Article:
Trollhunter is a mocumentary of sorts, with the opening cards telling you that the film was examined and believed to be real and is run in chronological order. It is a very fun movie. Silly? Yes. Entertaining? Darn tootin’. In fact, it is one of the better hand held mocumentary style films I have seen since Chronicle.
The film begins with the college students interviewing local bear hunters who believe that there is a bear poacher in the area. The bear hunters are strictly controlled by the government, and when they find the body of a bear all assume that it is this new guy in town. The students take to following this man and he blows them off. So they keep following him, eventually getting him to allow them to film his exploits hunting ‘trolls’. Of course, the students are dubious as to the existence of trolls, but quickly learn that this guy is on the up and up; trolls do exist and he is keeping them where they belong by killing the ones who stray out of their regions. The trolls are hidden by the government and the general population believes them to be nothing more than creatures in fairy tales due to the work of the government and the troll hunter.
The key to enjoying this film greatly is having a base-line knowledge of troll lore. Sure, we should all know by now (thanks to The Lord of the Rings: The Fellowship of the Ring and The Hobbit: An Unexpected Journey) that trolls will turn to stone in daylight. But did you know that they might explode as well? The older ones turn to stone, while the younger ones explode. Also, did you know that they were mammals and could live for 1000 to 1200 years? And especially that if you are Christian you should not hunt trolls because they can smell the blood of a Christian man? Oh, and they can’t be seen by satellite imaging (?). If you have a slight knowledge of Norwegian folklore, you will find a lot of things to entertain you here. Some of the folk lore has made it’s way to the US in fairy tales, but there was a lot more I was introduced to in the film that I did not know.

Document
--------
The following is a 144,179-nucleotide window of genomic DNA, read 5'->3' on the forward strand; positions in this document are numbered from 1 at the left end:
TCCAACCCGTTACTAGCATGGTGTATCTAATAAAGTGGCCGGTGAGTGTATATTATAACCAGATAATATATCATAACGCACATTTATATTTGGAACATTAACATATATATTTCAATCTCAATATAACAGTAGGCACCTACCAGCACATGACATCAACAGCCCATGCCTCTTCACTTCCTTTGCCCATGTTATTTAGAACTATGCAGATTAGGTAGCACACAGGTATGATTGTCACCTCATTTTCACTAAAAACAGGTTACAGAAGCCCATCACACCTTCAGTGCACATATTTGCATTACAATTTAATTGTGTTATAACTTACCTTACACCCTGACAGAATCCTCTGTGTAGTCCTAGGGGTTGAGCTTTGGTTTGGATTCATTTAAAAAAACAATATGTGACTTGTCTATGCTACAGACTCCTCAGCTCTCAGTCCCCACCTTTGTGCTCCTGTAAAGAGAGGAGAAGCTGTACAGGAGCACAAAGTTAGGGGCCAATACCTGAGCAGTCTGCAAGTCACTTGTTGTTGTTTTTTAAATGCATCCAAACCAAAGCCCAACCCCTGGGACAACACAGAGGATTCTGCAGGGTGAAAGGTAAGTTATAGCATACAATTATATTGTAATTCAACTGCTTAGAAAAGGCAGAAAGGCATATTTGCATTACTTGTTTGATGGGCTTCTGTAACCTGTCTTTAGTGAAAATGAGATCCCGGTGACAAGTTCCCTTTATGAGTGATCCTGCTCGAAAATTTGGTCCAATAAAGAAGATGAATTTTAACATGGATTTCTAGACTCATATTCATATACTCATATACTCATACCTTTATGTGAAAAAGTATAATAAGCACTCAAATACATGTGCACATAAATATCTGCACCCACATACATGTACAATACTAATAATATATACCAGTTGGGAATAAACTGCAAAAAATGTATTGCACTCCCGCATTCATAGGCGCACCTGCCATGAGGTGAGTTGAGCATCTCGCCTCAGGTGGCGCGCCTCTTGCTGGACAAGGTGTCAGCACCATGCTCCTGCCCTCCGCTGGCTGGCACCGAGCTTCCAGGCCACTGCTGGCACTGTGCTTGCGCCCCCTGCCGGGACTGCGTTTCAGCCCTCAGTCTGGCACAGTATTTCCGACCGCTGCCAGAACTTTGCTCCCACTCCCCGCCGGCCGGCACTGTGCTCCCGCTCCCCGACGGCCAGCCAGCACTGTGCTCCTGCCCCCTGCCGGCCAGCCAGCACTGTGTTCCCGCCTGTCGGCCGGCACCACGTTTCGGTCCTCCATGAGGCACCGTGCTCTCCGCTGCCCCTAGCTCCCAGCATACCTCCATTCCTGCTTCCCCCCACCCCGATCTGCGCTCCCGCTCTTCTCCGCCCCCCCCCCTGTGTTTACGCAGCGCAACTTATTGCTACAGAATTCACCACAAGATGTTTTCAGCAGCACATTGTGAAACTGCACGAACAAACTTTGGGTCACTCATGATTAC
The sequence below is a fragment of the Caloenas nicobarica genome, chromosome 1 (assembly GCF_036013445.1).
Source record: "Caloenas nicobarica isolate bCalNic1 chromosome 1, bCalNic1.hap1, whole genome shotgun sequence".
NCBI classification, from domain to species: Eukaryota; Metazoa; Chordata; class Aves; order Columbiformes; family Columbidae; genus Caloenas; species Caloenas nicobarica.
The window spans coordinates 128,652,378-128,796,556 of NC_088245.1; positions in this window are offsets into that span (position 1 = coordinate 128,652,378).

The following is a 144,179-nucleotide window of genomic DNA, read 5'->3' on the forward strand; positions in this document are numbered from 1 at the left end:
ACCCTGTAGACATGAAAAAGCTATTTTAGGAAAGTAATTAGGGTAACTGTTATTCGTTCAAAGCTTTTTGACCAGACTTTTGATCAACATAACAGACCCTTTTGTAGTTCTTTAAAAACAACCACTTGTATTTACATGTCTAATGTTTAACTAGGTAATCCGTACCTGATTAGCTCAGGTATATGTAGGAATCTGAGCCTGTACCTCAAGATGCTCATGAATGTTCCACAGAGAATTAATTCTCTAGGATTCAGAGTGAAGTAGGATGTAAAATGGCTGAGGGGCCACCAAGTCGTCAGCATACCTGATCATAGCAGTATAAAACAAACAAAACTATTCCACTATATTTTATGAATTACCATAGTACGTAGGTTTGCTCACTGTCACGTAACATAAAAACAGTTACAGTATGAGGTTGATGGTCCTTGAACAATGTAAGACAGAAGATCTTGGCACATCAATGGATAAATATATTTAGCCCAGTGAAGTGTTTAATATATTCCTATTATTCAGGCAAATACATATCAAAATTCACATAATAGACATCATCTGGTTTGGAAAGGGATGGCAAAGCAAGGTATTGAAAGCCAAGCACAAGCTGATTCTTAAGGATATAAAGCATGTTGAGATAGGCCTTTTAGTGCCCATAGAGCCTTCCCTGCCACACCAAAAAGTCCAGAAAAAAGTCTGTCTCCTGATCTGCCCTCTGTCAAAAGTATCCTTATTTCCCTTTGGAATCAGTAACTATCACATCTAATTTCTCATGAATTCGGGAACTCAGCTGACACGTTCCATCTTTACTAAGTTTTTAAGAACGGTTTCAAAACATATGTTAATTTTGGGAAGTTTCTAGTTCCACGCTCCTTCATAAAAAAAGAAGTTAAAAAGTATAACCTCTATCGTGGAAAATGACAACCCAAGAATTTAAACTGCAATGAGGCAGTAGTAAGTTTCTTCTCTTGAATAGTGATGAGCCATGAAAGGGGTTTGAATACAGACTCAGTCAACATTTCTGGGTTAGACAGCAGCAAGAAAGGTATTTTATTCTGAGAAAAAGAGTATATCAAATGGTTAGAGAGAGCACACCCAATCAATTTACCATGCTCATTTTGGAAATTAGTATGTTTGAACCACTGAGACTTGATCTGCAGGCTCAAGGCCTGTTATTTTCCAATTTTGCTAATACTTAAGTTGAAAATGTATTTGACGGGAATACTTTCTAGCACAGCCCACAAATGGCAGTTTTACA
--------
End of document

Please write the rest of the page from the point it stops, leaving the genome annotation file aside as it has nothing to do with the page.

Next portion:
What I found amazing is how serious the film makers took the subject matter. I will admit this is a super-silly premise, but the film makers firmly keep the film in the realm of reality, albeit with trolls. There are some funny things going on in the movie, and I found myself chuckling a few times at the events unfolding on screen. On the whole, though, they don’t resort to making this a silly film. It is not a comedy, but it also knows that it is presenting you with an entirely implausible plot. But is that any different than The Blair Witch Project or Chronicle or even Cloverfield? I am sure that a lot of American viewers will chalk this film up as being too silly, but the films just named are no less silly when you actually sit down and think about it.
Trollhunter is an entertaining romp through the gorgeous landscapes of the Norwegian countryside. Usually when we see a film set in this area of the world all we see is snow and ice. This film proves that is not the case. There is some snow and ice near the end, though, so don’t worry. You only have to throw out a few of your stereotypes for this part of the world.
I thoroughly enjoyed Trollhunter. While there are some things that I’m sure went over my head, not being a scholar of Norwegian folklore, I found that this film is very entertaining. While there are some things not explained in as great detail as I hoped (why can’t trolls be seen on satellite imaging?), they did attempt to give satisfactory answers for other things (why they turn to stone or explode in daylight; you have to see the film to find out). I would recommend this film to anyone who might have a passing interest after reading this review. I liked it a lot, and have no problem giving this film:
*** out of ****
- Willow is finally coming to Blu-Ray! (bizzammovienews.com)